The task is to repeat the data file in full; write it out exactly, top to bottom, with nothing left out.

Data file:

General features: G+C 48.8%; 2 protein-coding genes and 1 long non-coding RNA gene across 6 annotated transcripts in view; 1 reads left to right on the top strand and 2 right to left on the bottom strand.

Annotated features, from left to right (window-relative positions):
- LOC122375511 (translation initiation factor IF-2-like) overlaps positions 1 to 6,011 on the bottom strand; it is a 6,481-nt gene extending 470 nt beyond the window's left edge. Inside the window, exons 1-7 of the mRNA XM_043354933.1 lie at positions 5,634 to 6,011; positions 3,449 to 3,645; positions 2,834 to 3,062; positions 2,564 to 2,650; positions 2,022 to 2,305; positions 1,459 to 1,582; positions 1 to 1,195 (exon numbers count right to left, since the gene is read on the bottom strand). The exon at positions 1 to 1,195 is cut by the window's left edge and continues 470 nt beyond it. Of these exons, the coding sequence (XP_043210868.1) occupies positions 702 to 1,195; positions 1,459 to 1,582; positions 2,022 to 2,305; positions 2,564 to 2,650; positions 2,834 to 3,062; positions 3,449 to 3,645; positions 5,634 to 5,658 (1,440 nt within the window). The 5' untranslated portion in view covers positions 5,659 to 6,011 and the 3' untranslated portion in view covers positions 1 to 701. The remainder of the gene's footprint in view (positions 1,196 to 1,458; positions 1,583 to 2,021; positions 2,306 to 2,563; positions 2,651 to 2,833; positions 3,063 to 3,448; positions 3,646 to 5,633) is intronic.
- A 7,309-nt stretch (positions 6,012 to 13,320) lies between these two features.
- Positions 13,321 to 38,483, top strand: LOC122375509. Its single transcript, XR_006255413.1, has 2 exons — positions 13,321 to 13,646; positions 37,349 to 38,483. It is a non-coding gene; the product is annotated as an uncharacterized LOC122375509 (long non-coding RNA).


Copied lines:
General features: G+C 48.8%; 2 protein-coding genes and 1 long non-coding RNA gene across 6 annotated transcripts in view; 1 reads left to right on the top strand and 2 right to left on the bottom strand.

Annotated features, from left to right (window-relative positions):
- LOC122375511 (translation initiation factor IF-2-like) overlaps positions 1 to 6,011 on the bottom strand; it is a 6,481-nt gene extending 470 nt beyond the window's left edge. Inside the window, exons 1-7 of the mRNA XM_043354933.1 lie at positions 5,634 to 6,011; positions 3,449 to 3,645; positions 2,834 to 3,062; positions 2,564 to 2,650; positions 2,022 to 2,305; positions 1,459 to 1,582; positions 1 to 1,195 (exon numbers count right to left, since the gene is read on the bottom strand). The exon at positions 1 to 1,195 is cut by the window's left edge and continues 470 nt beyond it. Of these exons, the coding sequence (XP_043210868.1) occupies positions 702 to 1,195; positions 1,459 to 1,582; positions 2,022 to 2,305; positions 2,564 to 2,650; positions 2,834 to 3,062; positions 3,449 to 3,645; positions 5,634 to 5,658 (1,440 nt within the window). The 5' untranslated portion in view covers positions 5,659 to 6,011 and the 3' untranslated portion in view covers positions 1 to 701. The remainder of the gene's footprint in view (positions 1,196 to 1,458; positions 1,583 to 2,021; positions 2,306 to 2,563; positions 2,651 to 2,833; positions 3,063 to 3,448; positions 3,646 to 5,633) is intronic.
- A 7,309-nt stretch (positions 6,012 to 13,320) lies between these two features.
- Positions 13,321 to 38,483, top strand: LOC122375509. Its single transcript, XR_006255413.1, has 2 exons — positions 13,321 to 13,646; positions 37,349 to 38,483. It is a non-coding gene; the product is annotated as an uncharacterized LOC122375509 (long non-coding RNA).